Classical vs. Non Classical Bass Questions

Discussion in 'Basses [DB]' started by pedro, Dec 27, 2004.

  1. pedro


    Apr 5, 2000
    Madison, WI.
    I'm sure that there are certain carved basses that are held in high regard by classical musicians and some that are held in similar esteem by jazz players but are there some that work equally well for both? And if so, what are they and what kind of price range do they fall in.

    Finally, I'm curious what the differences in set up are for an orchestral player vs a jazz player. String height, type of strings, etc.
  2. jmpiwonka


    Jun 11, 2002
    good question and i am curious about the same.

    i would like to add a question.
    can we have some examples of recodrgins of basses that are considered good for jazz and maybe ones that would be good for classical.
    take for example a bass like mingus' on one recording, or jimmy garrisons bass on say a love supreme or another recording.
    this has been bugging me because i hear a bass played arco and it sounds real brittle and kind of scratchy, is that considered a good jazz tone and not desirable for classical......the exact recording i'm actually thinking about at this moment is sunra's "cymbals".

    i thought that this question is inline with your question pedro so i hope you don't mind that i mentioned it.

    AMJBASS Supporting Member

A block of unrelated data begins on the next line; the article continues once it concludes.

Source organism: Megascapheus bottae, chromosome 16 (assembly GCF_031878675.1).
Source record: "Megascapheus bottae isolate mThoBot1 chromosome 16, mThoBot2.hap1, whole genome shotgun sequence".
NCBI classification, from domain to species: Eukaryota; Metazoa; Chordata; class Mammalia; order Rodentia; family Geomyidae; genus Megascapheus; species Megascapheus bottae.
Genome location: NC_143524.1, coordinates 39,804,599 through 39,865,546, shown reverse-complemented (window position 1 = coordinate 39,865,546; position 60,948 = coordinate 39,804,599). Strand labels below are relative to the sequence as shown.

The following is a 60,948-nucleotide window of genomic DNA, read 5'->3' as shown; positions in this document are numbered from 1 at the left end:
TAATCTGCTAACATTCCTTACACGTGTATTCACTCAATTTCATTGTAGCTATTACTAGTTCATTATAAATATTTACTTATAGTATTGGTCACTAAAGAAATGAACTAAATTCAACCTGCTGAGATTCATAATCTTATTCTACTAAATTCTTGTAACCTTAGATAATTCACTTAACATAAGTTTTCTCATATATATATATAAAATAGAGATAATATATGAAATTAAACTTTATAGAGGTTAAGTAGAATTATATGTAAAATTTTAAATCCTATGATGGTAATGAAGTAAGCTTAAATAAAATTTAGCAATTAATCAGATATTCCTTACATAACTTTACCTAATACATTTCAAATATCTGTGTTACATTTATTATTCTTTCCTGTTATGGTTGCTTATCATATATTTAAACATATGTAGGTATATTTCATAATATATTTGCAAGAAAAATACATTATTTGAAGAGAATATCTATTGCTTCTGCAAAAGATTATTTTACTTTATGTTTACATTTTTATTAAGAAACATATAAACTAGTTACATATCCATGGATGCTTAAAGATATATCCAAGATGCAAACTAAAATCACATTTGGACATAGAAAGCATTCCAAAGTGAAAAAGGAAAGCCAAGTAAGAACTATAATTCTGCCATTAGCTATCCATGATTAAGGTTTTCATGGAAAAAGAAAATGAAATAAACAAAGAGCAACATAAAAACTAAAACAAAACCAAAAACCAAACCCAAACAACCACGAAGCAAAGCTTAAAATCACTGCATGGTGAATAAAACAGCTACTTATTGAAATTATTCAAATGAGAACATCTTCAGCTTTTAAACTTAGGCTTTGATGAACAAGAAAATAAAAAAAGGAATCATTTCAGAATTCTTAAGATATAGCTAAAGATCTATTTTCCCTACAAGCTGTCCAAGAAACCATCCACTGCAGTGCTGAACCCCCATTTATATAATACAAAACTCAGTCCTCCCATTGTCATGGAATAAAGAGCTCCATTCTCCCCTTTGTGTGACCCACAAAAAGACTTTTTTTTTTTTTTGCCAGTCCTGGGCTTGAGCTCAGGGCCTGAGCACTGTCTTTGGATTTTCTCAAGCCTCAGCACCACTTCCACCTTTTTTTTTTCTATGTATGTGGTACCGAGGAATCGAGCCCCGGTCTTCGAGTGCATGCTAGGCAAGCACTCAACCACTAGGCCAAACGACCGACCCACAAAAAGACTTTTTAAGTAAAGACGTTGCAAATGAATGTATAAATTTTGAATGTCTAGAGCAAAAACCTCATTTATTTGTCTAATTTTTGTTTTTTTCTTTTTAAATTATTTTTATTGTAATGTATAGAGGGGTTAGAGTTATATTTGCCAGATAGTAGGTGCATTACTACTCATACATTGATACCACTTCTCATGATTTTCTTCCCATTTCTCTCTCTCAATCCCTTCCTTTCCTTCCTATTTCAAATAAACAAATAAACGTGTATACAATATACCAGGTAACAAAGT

Jan 8, 2002
    Ontario, Canada
    The only problem is that a recording won't tell you anything about the sound of a bass when you get into higher pedigree. You need to hear it, and feel it in person. It isn't only sound, but volume, projection and spread which a mic can't pick up.
  4. pedro


    Apr 5, 2000
    Madison, WI.
    [[i thought that this question is inline with your question pedro so i hope you don't mind that i mentioned it.

    Don't mind at all Jeff.
  5. KSB - Ken Smith

    KSB - Ken Smith Banned Commercial User

    Mar 1, 2002
    Perkasie, PA USA
    Owner: Ken Smith Basses, Ltd.
    I have been fortunate to own several Basses that have been good for both but especially for Orchestra during my Pro years in NY and now as a retired Bassist still playing.

    The Sound that Most orchestra Players in the USA and probably the UK go for are those dark sounding Italian and English Basses that usually do NOT have that Pizz Growl so favored by Jazzers.

    Very few Symphony players will string their Bass up to play for Jazz let alone play it in a Club with close contact to people. It is not very cost effective if you get my meaning.

    I had an Old Italian Bass that was too dark sounding for any of the Pickups on the market at the time (1973-'75) to even work (Polytone, Barcus Berrie, Underwood). I eventually took the Barcus model meant to paste to the Bridge and Inlaid it like the model they make with Bridge included. The External Piezo was different that the Br/pu model. I also used Spirocores or even Rotosound Synthetics for Orchestra made in the 70s. They worked best with lower tension (like todays Obligatos) and Spiros next.

    The Bass being so old and mellow bowed smoothly with any string and was a Killer Jazz Bass if I could get out the Highs. Since I did commercial type work I could afford a Bass like this back then. The 2 restorations I did (major in '73 and minor touch-up in '75) ran about 3K. That was almost a car in those days and that was just the repairs to get the Bass in gear after purchasing it.

    In Germany and Austria (Vienna) they prefer the old German, Bohemian, Hungarian and Viennese type Basses. They are different sounding but then again the German Bow players there have a style of their own. You rarely see one of those Basses in the USA as they Prize them as we do the Great Italian and English Basses.